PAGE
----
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THU0442 Knee Joint Distraction Compared with Total Knee Prosthesis: A Randomized Controlled Trial (Preliminary Results)
  1. J.-T. van der Woude1,
  2. K. Wiegant1,
  3. R.J. van Heerwaarden2,
  4. S. Spruijt3,
  5. P.M. van Roermund4,
  6. S.C. Mastbergen1,
  7. F.P. Lafeber1
  1. 1Rheumatology & Clinical Immunology, UMC Utrecht, Utrecht
  2. 2Orthopedics
  3. 3Maartenskliniek, Woerden
  4. 4Orthopedics, Medical Centre Amstelveen, Amstelveen, Netherlands

Abstract

Background Placement of a total knee prosthesis (TKP) in case of end-stage knee OA in young patients is less successful than in the elderly, with high revision rates of up to 44% later in life. [1,2] However, in severe end-stage knee OA, effective joint saving treatments are scarce. Recently, knee joint distraction (KJD) showed results of clinical improvement and cartilaginous tissue repair in patients with knee OA. [3] However, no comparative data on efficacy is available. A RCT was set out and determined whether there was a clinical relevant difference between KJD and TKP in clinical outcome 1-year after treatment.

Methods 60 patients with severe knee osteoarthritis were included and randomized to KJD (20 patients) or TKP (40 patients). As clinical outcome parameter a WOMAC questionnaire (100 being the best) and a VAS Pain (0 mm being the best) were assessed at baseline (BL) and 12 months. Off all values mean ± SEM is given.

Results 26 patients, who received a TKP, had at least one-year of follow-up and of the patients who received KJD 16 at least one-year of follow-up available at the cut-off date (December 31st 2014). The 26 patients in the TKP group had a mean age at surgery of 54.8±1.2, a mean BMI of 29.6±0.7 kg/m2 and a mean Kellgren & Lawrence grade of 2.7±0.1. The 16 patients in the KJD group had a mean age at surgery of 57.1±1.8, a mean BMI of 26.8±1.0 and a mean Kellgren & Lawrence grade of 3.6±0.2. Total WOMAC scores demonstrated significant clinical improvement in both groups (see also figure 1). The KJD group increased from 50±3 points at BL to 80±4 points at 1-year (p<0.001). Similarly, the TKP group had a score of 47±3 points at BL, which increased to 82±3 points (p<0.001). Parallel results were seen for the three subscales of the WOMAC (stiffness, pain and function) and for the VAS. None of the parameters showed a statistical significant difference between the two groups at 1-year (p=0.730 for WOMAC total and p=0.116 for the VAS).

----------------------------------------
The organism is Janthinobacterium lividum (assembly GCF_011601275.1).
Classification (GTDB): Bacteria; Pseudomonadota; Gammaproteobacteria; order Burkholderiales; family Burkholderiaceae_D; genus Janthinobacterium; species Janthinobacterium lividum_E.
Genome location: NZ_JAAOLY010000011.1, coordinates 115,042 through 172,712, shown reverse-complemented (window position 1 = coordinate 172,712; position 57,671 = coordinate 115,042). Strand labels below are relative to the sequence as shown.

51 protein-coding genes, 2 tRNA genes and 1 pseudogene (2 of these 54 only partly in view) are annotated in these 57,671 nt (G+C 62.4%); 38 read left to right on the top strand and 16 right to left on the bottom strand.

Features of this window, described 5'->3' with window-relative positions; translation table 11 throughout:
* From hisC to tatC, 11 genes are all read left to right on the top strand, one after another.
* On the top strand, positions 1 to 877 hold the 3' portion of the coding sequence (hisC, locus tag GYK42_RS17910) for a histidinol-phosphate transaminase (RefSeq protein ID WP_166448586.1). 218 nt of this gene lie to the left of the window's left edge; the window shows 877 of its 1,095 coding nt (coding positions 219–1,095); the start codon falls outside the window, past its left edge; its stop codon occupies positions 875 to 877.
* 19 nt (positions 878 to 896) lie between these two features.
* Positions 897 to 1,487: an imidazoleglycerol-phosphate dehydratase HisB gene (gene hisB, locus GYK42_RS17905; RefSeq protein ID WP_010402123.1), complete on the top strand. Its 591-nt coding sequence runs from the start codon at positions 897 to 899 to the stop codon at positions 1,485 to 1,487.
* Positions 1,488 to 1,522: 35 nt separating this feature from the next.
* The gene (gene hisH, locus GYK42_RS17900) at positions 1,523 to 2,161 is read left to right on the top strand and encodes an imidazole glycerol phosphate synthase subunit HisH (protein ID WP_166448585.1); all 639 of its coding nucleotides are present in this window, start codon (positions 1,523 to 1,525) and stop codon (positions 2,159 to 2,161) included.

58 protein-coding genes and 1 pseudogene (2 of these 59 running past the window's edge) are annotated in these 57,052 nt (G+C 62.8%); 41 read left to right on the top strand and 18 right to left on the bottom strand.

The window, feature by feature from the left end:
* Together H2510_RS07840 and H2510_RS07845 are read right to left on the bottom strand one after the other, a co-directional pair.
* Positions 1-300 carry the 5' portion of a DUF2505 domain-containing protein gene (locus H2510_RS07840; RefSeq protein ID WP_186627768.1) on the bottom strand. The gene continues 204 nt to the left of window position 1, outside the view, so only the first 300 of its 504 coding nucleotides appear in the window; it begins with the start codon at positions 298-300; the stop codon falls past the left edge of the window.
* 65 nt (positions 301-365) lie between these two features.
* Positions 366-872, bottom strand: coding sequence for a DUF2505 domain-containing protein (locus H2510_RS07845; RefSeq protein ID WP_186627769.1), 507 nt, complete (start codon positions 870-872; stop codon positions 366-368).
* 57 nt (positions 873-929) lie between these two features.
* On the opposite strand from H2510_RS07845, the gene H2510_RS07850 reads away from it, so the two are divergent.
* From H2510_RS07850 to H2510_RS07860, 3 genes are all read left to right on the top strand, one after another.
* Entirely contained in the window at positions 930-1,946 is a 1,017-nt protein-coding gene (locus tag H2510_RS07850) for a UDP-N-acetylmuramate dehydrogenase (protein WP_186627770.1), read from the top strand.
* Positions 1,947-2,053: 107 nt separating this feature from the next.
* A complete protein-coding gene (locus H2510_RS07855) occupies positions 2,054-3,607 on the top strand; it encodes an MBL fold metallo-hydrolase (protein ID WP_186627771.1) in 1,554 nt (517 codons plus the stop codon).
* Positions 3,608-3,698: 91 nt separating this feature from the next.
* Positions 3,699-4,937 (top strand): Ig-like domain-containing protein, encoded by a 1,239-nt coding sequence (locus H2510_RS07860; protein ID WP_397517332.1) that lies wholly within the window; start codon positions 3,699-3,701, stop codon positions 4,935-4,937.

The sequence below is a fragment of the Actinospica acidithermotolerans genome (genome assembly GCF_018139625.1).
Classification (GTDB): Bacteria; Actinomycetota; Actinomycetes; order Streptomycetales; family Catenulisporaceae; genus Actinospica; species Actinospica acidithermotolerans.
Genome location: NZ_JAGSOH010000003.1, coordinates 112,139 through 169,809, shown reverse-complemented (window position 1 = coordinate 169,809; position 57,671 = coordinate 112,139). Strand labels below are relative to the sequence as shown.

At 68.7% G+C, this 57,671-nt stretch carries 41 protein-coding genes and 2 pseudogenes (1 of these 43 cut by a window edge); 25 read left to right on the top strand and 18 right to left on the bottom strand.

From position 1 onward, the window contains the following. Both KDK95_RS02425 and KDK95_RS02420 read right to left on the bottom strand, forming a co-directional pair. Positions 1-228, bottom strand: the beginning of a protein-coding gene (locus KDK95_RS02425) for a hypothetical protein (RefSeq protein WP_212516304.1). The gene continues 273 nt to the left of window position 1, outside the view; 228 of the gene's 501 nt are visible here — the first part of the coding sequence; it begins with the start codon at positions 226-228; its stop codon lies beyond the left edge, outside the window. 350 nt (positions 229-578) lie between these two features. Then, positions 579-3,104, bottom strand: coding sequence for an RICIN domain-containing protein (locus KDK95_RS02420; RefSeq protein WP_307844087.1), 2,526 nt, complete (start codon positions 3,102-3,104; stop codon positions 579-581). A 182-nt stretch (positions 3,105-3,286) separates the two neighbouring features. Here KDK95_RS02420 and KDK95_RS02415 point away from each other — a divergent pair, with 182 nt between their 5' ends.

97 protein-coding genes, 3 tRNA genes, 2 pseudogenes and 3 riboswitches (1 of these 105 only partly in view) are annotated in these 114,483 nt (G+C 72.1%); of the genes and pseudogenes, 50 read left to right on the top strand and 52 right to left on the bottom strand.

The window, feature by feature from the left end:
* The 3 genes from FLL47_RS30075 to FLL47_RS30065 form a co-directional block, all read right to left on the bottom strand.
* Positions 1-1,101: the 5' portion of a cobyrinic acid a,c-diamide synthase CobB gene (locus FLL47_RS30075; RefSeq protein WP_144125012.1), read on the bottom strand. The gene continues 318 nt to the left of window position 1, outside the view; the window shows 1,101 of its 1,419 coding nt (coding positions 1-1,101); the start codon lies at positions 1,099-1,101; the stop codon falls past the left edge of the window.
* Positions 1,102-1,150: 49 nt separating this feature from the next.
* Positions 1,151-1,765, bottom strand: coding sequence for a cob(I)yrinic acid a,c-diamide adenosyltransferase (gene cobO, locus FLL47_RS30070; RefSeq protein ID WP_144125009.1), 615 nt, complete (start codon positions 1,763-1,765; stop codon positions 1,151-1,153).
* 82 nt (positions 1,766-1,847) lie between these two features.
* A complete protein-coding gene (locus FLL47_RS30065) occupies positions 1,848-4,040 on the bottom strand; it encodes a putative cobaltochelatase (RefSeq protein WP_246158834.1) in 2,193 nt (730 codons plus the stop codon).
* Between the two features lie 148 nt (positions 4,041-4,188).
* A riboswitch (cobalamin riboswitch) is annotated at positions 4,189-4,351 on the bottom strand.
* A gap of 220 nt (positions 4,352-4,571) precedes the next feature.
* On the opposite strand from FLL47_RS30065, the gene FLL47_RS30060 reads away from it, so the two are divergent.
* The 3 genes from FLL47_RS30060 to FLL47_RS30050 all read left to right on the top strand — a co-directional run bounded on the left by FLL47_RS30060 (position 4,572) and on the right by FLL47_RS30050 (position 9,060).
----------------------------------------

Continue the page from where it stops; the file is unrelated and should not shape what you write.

Conclusions KJD does not lead to a clinical relevant difference in outcome compared with TKP after 1-year. Importantly KJD preserves the knee-joint and therefore represents a promising therapeutic option for young patients with severe knee OA.

References

  1. Julin J, Jamsen E, Puolakka T, Konttinen YT, Moilanen T. Younger age increases the risk of early prosthesis failure following primary total knee replacement for osteoarthritis. A follow-up study of 32,019 total knee replacements in the Finnish Arthroplasty Register. Acta orthopaedica. 2010;81(4):413-9.

  2. Kurtz SM, Lau E, Ong K, Zhao K, Kelly M, Bozic KJ. Future young patient demand for primary and revision joint replacement: national projections from 2010 to 2030. Clinical orthopaedics and related research. 2009;467(10):2606-12.

  3. Wiegant K, van Roermund PM, Intema F, Cotofana S, Eckstein F, Mastbergen SC, et al. Sustained clinical and structural benefit after joint distraction in the treatment of severe knee osteoarthritis. Osteoarthritis and cartilage/OARS, Osteoarthritis Research Society. 2013;21(11):1660-7.

Acknowledgements ZonMw (The Netherlands Organisation for Health Research and Development) and the Dutch Arthritis Association support this study.

Disclosure of Interest None declared

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